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BY ELISSA STEIN | Almost as if by magic, last week a cumbersome newsstand appeared in the middle of the night on a busy corner of the West Village. Much to the surprise and frustration of locals, the already-busy northeast corner of Ninth St. and Sixth Ave. can now be called home to the largest-style prefab newsstand approved for use in New York City — in spite of recommendations from Community Board 2 last year that this was not an ideal locale for such a structure.
As soon as workers began demolishing the sidewalk, local residents sprang into action, contacting everyone from the Mayor’s Office to Borough President Scott Stringer, Council Speaker Christine Quinn, Assemblymember Deborah Glick, state Senator Brad Hoylman, Public Advocate Bill de Blasio, Community Board 2, the Greenwich Village Society for Historic Preservation and the Department of Transportation about how this came to pass.
Although both D.O.T. and the Landmarks Preservation Commission approved the newsstand’s installation, many people have legitimate questions about how the decision was made — as well as understandable concerns about pedestrian safety — and have yet to get a reasonable response from anyone.
This congested corner is already home to a crosstown bus stop and an entrance to the PATH train. Ninth St. also has a designated bike lane, which instructs riders to cross from the south to north side at that very spot, as they head across Sixth Ave.
And long before this new impediment arrived, residents were registering complaints with D.O.T. about this dangerous intersection — saying the light change is too brief considering the avenue’s width. Requests have been made, to no avail, for a countdown sign to help both vehicles and pedestrians navigate the crosswalk.
While D.O.T. claims the structure conforms to city regulations regarding pedestrian flow and sidewalk clearance, locals say it’s hard to imagine a city official ever did a reliable head count at this location. The corner in question is already often overflowing with youths heading home from school, baby strollers, wheelchairs, shopping carts, neighbors with canes and walkers and tourists with maps, along with crowds of commuters and visitors exiting the PATH train, who now will all have much more limited space in which to coexist.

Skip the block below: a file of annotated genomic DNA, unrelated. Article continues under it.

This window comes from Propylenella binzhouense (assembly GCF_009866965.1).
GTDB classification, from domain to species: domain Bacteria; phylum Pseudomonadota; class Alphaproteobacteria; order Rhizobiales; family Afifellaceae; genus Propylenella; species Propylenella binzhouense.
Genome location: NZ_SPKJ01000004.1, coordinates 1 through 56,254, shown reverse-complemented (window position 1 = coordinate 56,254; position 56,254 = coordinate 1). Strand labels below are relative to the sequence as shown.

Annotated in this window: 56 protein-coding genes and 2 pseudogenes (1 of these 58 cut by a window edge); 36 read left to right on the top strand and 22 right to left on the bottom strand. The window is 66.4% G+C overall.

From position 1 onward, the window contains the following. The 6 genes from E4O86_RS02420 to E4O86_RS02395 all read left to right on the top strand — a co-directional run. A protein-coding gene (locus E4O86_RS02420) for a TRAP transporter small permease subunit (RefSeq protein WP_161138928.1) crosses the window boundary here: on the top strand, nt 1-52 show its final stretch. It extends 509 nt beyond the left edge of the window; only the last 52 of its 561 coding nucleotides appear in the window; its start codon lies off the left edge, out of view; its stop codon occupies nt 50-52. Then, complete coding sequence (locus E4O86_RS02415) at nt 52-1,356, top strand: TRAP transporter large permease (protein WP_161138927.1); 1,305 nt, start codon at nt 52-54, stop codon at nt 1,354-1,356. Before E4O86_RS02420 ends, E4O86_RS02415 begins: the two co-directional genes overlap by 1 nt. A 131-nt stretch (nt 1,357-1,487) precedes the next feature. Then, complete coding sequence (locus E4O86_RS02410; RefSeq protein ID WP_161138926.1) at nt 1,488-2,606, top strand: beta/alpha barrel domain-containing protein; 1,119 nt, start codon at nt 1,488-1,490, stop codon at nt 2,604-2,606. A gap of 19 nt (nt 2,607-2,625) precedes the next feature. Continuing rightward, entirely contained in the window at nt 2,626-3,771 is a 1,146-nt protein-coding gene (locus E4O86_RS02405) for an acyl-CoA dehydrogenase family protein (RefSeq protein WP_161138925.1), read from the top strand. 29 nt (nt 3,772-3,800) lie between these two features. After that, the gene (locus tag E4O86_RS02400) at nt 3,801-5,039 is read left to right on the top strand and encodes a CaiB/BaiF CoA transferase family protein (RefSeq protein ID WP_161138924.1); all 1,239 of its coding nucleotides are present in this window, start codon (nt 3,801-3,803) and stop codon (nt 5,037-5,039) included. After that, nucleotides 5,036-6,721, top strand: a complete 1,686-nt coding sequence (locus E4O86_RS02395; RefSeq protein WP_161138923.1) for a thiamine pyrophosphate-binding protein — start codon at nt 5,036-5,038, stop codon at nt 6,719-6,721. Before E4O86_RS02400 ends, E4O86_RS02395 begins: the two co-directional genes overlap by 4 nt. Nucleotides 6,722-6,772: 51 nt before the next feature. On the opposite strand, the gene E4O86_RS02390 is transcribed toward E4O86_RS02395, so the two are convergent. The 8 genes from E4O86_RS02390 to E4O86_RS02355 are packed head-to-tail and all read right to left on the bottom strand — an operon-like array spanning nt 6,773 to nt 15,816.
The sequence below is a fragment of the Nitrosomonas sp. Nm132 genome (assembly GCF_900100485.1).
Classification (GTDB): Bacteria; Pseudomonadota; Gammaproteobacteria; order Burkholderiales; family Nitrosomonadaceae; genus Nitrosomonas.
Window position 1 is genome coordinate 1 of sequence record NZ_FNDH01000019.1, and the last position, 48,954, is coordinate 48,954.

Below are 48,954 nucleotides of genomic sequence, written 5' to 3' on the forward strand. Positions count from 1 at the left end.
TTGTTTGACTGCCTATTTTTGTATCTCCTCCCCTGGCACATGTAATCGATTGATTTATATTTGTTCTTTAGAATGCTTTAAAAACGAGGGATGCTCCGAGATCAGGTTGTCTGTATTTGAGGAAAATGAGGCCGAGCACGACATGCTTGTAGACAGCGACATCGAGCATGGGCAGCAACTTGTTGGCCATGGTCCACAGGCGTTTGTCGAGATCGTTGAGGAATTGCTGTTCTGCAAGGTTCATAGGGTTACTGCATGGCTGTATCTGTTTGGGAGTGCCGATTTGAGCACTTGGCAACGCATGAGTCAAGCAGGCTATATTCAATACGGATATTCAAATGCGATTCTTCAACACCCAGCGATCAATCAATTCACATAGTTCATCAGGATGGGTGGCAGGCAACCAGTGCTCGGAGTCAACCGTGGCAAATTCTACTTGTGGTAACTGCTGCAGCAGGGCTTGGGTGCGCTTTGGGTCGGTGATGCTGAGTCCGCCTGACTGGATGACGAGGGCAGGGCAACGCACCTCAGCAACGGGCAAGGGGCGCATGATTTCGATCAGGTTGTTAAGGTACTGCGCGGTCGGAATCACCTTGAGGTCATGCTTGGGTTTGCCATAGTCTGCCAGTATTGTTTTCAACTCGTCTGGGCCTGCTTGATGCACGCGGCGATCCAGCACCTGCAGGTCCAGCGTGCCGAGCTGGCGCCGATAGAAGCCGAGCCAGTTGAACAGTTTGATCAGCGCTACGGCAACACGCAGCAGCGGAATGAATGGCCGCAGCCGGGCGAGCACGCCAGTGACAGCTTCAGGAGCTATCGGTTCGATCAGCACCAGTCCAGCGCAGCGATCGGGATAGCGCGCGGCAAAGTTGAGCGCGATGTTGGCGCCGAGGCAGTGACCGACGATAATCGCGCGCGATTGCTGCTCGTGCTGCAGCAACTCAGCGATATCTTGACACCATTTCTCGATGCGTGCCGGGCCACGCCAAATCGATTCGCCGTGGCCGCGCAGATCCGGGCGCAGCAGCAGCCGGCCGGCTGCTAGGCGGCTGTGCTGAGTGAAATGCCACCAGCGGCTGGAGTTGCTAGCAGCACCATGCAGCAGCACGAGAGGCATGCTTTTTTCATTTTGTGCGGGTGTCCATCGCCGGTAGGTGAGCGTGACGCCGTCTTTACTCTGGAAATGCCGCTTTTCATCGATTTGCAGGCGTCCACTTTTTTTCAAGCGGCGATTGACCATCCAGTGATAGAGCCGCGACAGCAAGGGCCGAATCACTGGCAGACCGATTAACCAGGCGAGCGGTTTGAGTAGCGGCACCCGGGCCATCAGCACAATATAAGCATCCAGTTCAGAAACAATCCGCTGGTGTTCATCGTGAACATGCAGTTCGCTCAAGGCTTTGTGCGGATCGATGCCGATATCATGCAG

Citarella, the storefront facing the new structure, often used the curb-cut at Ninth St. to transfer deliveries from trucks into the market. One of the store’s managers noted they will have now have to rethink their delivery process. He also wondered how busy pre-holiday shopping will be handled now that there will be so little room in front of the store for crowd management. And with the newsstand’s rain shield within arm’s reach of Citarella’s awning, the navigable space shrinks even more.
Apparently the proprietors of the boarded-shut newsstand at the corner of Sixth Ave. and Waverly Place will be relocating to this new spot. It seems the existence of newsstands on either side of Sixth Avenue and Eighth St., a 24-hour deli on the south side of Ninth St. and magazine shops on Sixth Ave. at 11th and 12th Sts., did not deter the city’s decision to move this newsstand two blocks north.
While the move may have made economic sense to the stand’s proprietors, and perhaps to the city officials who approved it, residents and merchants say it is compromising the safety and quality of life for countless locals. The lack of transparency and accountability from the city regarding its process and decision-making is leaving many understandably fuming. Arguments are mounting against both the structure itself and the safety issues it is creating. And while it’s hard to imagine D.O.T. reversing its decision, local activists say they will continue fighting — hoping the newsstand can be taken down as quickly as it was installed.
In a late-breaking update, Ninth St. advocates said they have heard back from Quinn’s Office that D.O.T., while confident that the new newsstand is in compliance, will do a pedestrian recount.